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Creating magic with a gift of new pajamas

Created a decade ago, the Pj Project delivers hundreds of donated pajamas annually to women's emergency shelters across Alberta

CARSTAIRS – Many years ago while living in Calgary, Donna Aarsby’s heart ached for an answer to help frightened and desperate women seeking refuge at emergency shelters.

“I just wanted to do something, so I just phoned and asked what they need, and then they said, ‘always pajamas,” said Aarsby, who now lives on a farm between Carstairs and Cremona. “And so, I just then thought, ‘well, if I can just give two or three sets of pajamas, and I know 50 friends, I can collect a lot more than just the three I make.”

She then created a Facebook page called the Pj Project. Since those early days, Aarsby’s initiative has quietly, and without any wanted fanfare, been responsible for the Christmas-season delivery of thousands of donated pajamas to women's emergency shelters across the province.

“We tie a ribbon around every set of pajamas just to make it a little more special. We deliver them that way,” said Aarsby.

If there are any left over from the Christmas season, they are stored for the following year, or delivered to help those in desperate need, like the victims of the High River flood in 2013 and Fort McMurray wildfire in 2016.

“Everything is kind of magical. It has been a pretty good project,” said Aarsby modestly. “I am kind of a shy person, so I don’t really talk about it. We just kind of run it all quiet and get it done.”

Each year before the Christmas holidays, Aarsby begins the mission with a notice on her Facebook page, which now has a dedicated following of almost 800 members. The notice is a humble call for brand new unwrapped pajamas with their tags, adding there’s always a need for boys between the ages of eight and 14, and women sized XXL and larger. There’s also a request for slippers, robes, socks, toothbrushes and toothpaste.

Aarsby said this year the project started a month earlier than usual, and everybody “got right on board, right on task.” She estimates that up to 200 people from her group can be involved in the annual project - making deliveries, gathering from drop spots, collecting at businesses and helping with packaging.

“There’s a lot of wheels in motion but it seems to work out. It’s actually amazing how it runs itself. It is certainly bigger than me,” said Aarsby.

The Pj Project now has drop spots in about 20 locations across the province, from Grande Prairie, to Edmonton, Calgary, Lethbridge, Medicine Hat, and at many smaller rural communities in between. These now include Olds, Didsbury, Sundre, Carstairs and Cremona.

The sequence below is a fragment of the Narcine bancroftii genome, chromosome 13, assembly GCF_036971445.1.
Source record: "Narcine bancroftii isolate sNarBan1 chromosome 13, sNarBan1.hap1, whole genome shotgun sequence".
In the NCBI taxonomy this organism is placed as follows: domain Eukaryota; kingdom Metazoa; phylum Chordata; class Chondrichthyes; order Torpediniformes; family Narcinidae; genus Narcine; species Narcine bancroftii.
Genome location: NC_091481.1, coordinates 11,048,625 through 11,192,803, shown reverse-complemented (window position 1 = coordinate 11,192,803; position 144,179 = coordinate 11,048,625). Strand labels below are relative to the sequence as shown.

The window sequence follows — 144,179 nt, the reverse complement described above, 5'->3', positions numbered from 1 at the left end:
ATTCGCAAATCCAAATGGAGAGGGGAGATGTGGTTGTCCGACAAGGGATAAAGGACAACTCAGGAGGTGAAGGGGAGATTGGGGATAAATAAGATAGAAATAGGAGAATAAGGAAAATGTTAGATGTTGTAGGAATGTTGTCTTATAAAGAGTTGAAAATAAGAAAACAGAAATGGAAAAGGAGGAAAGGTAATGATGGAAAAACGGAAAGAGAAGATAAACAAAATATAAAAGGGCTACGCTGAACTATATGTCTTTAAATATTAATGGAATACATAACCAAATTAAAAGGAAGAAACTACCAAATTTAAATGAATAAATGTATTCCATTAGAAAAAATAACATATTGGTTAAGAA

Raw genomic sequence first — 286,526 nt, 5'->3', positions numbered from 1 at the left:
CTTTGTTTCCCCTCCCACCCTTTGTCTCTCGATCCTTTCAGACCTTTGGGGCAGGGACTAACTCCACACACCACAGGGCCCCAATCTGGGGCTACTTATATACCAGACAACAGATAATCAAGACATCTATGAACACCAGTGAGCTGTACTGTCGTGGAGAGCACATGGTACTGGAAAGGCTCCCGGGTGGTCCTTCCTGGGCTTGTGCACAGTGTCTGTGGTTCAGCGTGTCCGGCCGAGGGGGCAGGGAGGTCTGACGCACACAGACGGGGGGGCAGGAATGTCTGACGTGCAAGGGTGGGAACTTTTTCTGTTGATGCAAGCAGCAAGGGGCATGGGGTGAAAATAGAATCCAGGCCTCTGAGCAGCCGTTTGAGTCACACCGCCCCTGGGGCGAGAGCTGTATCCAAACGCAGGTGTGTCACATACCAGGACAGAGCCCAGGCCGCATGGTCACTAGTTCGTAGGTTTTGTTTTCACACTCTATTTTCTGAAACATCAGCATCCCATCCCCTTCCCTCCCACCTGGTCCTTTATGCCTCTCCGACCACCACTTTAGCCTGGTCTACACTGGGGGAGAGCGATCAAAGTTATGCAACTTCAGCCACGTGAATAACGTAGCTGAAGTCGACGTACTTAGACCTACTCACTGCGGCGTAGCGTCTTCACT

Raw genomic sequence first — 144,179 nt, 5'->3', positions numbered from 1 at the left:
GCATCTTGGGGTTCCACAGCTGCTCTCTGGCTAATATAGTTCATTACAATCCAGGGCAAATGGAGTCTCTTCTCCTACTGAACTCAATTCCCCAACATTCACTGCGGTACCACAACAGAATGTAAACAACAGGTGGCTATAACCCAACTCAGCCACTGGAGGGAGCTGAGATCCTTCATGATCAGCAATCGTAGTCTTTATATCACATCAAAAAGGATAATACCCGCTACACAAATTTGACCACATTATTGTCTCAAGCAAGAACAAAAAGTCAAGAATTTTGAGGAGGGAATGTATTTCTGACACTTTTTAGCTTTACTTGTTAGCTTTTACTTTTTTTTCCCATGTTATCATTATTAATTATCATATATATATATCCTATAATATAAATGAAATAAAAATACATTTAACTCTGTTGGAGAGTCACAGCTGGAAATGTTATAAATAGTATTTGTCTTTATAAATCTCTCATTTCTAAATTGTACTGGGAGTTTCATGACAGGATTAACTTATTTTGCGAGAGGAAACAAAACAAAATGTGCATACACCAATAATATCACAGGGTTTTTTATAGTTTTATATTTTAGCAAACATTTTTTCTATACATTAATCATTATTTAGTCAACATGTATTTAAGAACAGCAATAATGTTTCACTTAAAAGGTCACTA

“We get as many out as are needed throughout the province,” said Aarsby. “I don’t think there are many (shelters) we have missed.”

This year, for the first time, Innisfail is a drop spot for the Pj Project. Dale Dunham, co-owner of The Coffee Cottage, said he signed on to the project about a month ago, and as of last week more than 60 pajamas have been dropped off, along with other items to help the cause.

“As always Innisfail steps up to help out,” said Dunham.

Aarsby estimated 500 new pajamas have already been committed to the project for this Christmas, and she has not yet even received any pyjamas from the drop spots.

“We are far surpassing what we have ever done before,” she said. “We have pyjamas everywhere.”

Aarsby said this year the collection date is around Nov. 15 with all pajamas delivered to shelters by about Dec. 1. She will soon put out a call-out that pajama deliveries need to be made.

“That just happens by magic too. I just say, ‘who is going to Medicine Hat? Who is going to Lethbridge?And somebody just takes it up, and off they go and deliver,” she said. “They are so happy. They just love to drop them off.”

Aarsby said this year she’s been working with Alberta Health Services to help smaller shelters from more rural communities.

“I would like to provide to some of the smaller towns and shelters we’ve never touched,” she said. “We are reaching out and would love for a shelter to reach out to us.”

 



Johnnie Bachusky

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